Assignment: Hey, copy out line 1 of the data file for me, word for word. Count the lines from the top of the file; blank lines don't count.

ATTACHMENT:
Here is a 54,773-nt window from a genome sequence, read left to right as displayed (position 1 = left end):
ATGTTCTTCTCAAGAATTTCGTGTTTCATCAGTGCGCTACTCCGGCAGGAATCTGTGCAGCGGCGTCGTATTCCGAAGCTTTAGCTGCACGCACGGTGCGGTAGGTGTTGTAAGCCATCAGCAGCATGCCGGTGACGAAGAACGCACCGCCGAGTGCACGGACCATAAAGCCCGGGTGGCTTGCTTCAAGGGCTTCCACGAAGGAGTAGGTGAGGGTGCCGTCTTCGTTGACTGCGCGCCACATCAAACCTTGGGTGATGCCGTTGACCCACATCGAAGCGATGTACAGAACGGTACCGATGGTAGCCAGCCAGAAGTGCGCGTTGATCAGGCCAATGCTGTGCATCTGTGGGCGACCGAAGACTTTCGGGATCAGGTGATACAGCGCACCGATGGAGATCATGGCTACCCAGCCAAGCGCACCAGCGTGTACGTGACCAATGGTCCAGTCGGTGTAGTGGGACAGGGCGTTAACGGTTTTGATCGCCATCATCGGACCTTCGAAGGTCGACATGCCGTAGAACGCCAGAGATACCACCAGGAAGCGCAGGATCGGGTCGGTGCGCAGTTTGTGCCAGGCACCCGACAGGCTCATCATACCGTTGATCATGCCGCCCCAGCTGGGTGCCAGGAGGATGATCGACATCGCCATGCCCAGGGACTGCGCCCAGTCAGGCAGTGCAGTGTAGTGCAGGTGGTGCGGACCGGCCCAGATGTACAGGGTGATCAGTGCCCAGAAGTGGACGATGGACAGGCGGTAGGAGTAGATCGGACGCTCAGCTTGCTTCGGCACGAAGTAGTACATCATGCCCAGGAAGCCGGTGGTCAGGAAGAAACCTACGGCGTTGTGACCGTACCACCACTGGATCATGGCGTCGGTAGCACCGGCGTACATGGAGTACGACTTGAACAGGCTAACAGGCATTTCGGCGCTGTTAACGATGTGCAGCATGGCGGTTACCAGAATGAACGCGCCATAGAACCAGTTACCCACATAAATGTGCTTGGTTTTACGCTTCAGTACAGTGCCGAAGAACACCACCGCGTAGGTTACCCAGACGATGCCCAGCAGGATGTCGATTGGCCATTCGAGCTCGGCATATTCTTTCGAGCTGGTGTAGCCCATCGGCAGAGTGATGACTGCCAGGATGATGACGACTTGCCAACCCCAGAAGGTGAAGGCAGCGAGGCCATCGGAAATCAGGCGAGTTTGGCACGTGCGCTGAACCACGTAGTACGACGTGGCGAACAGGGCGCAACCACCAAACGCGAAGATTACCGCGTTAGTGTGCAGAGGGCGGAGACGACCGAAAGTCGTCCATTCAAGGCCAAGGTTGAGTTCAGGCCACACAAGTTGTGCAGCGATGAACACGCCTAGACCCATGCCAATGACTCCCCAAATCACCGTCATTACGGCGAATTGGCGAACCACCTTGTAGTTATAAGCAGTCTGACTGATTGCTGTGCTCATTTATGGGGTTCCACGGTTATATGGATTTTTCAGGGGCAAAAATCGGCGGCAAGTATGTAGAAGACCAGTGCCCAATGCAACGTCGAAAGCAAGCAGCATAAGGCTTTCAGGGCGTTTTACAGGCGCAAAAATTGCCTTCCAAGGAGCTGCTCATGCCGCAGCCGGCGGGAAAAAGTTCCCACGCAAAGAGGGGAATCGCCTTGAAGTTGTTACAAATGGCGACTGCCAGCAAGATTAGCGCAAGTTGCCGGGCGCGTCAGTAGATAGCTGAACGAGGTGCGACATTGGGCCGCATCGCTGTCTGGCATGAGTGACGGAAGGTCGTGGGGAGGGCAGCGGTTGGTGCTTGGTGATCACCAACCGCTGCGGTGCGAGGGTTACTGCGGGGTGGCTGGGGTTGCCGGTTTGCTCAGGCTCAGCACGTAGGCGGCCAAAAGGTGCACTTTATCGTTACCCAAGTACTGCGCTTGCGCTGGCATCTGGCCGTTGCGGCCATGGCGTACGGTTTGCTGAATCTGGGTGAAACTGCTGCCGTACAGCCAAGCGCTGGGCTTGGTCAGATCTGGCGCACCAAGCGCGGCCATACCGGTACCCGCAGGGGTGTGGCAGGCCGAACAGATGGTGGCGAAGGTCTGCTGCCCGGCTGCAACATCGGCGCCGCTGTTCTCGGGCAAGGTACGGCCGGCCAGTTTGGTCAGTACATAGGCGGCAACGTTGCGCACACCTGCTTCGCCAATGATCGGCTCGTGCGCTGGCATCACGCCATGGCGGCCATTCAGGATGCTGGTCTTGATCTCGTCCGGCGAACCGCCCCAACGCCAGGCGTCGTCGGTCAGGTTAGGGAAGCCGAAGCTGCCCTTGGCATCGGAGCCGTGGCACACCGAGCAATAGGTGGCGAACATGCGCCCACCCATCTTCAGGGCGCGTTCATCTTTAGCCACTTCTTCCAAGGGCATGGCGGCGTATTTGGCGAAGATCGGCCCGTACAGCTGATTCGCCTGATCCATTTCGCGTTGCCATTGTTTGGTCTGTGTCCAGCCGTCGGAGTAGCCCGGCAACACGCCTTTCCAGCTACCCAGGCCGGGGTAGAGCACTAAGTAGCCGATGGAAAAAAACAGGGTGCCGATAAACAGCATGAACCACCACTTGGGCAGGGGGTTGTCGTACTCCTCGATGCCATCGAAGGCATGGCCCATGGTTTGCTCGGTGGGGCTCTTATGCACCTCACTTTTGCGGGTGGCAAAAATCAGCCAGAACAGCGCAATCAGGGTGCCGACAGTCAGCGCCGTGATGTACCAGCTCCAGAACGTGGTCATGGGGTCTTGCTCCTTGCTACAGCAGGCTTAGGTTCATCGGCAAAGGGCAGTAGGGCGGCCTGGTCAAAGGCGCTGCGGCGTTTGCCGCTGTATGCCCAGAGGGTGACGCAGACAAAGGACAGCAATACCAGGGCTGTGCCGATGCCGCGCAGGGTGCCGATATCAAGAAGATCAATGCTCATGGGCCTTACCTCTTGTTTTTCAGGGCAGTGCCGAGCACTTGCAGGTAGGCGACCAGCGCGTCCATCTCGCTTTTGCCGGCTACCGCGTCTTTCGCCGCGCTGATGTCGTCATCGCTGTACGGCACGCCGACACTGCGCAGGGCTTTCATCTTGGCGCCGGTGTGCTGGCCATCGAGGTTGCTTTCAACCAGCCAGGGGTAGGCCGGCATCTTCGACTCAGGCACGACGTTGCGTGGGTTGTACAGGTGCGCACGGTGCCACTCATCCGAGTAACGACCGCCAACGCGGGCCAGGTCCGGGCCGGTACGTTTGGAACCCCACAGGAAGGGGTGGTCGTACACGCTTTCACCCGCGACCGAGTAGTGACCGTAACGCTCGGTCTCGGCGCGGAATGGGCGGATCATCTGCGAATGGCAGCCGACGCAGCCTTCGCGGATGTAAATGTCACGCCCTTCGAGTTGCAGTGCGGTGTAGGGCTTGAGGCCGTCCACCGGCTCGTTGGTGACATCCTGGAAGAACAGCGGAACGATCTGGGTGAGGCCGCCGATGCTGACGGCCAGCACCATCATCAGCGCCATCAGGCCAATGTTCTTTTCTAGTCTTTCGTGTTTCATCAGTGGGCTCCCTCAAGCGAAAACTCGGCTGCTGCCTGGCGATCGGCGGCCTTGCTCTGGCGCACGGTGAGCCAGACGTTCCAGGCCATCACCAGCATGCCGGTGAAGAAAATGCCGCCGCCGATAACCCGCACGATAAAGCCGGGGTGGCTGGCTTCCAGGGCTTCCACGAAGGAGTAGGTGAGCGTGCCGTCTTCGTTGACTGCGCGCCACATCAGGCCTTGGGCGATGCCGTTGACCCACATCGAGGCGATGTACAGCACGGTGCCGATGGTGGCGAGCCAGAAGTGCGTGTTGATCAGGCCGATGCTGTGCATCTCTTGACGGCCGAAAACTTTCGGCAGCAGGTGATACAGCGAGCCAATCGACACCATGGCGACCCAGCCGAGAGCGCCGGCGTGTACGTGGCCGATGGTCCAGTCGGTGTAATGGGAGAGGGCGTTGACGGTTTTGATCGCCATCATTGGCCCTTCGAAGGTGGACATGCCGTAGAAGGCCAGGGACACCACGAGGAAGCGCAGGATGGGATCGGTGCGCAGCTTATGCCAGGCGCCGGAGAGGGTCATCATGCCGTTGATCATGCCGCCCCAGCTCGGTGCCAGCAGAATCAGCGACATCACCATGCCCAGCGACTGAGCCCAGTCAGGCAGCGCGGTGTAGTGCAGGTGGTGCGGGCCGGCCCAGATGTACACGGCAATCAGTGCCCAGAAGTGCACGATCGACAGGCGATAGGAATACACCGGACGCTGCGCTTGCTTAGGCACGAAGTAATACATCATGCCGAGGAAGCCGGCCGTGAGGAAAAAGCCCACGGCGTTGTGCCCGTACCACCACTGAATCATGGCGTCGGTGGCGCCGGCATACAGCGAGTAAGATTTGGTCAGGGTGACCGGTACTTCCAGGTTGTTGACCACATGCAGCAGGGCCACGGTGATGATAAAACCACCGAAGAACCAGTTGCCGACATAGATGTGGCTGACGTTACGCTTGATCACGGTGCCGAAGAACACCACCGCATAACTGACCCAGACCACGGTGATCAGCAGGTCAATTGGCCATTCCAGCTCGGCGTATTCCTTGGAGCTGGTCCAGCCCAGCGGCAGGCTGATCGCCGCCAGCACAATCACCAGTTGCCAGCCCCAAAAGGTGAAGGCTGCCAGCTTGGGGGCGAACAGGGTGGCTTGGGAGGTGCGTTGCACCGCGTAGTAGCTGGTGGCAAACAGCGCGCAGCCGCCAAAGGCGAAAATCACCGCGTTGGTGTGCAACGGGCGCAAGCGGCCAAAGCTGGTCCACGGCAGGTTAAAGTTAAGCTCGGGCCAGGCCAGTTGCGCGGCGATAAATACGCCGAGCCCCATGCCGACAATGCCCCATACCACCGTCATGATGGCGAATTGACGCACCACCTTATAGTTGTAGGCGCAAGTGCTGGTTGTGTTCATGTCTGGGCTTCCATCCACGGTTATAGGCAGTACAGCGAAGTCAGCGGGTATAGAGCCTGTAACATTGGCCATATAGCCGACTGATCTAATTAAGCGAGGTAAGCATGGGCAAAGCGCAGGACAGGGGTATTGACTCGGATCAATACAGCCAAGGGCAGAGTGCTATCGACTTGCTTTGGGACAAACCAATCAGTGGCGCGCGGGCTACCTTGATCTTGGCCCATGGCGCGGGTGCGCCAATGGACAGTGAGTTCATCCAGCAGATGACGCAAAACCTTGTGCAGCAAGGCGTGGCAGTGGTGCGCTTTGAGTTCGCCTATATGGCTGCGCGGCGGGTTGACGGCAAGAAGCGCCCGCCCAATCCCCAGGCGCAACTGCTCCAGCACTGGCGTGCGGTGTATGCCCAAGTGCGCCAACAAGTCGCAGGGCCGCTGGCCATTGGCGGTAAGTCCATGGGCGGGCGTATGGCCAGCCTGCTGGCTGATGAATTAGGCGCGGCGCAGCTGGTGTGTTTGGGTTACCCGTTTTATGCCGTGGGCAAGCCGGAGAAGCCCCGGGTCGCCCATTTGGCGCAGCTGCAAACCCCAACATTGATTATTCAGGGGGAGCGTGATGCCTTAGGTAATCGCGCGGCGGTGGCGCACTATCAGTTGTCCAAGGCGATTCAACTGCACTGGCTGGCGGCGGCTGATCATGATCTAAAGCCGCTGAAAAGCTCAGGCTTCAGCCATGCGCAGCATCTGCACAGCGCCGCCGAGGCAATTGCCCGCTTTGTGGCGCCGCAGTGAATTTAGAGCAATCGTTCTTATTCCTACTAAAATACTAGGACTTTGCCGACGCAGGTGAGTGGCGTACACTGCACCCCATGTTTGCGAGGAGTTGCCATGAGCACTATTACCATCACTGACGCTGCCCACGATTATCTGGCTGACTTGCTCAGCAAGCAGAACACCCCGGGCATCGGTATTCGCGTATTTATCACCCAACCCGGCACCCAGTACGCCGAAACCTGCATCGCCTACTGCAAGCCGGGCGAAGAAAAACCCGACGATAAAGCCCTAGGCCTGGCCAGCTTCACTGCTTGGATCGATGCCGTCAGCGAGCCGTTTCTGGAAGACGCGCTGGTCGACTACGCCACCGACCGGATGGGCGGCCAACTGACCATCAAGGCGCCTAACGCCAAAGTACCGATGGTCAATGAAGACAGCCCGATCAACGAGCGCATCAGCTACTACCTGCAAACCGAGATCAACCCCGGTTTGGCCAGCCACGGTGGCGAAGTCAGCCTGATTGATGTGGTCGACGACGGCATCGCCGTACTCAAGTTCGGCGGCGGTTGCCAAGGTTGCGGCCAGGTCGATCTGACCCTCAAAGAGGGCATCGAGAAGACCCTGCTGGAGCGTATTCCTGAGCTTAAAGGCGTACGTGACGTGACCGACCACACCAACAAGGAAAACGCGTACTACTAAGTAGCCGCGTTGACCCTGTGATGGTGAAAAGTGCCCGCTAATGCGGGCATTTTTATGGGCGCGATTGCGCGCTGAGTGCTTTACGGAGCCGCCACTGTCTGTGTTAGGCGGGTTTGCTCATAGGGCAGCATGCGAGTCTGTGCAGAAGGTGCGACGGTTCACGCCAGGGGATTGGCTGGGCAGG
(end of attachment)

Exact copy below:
Here is a 54,773-nt window from a genome sequence, read left to right as displayed (position 1 = left end):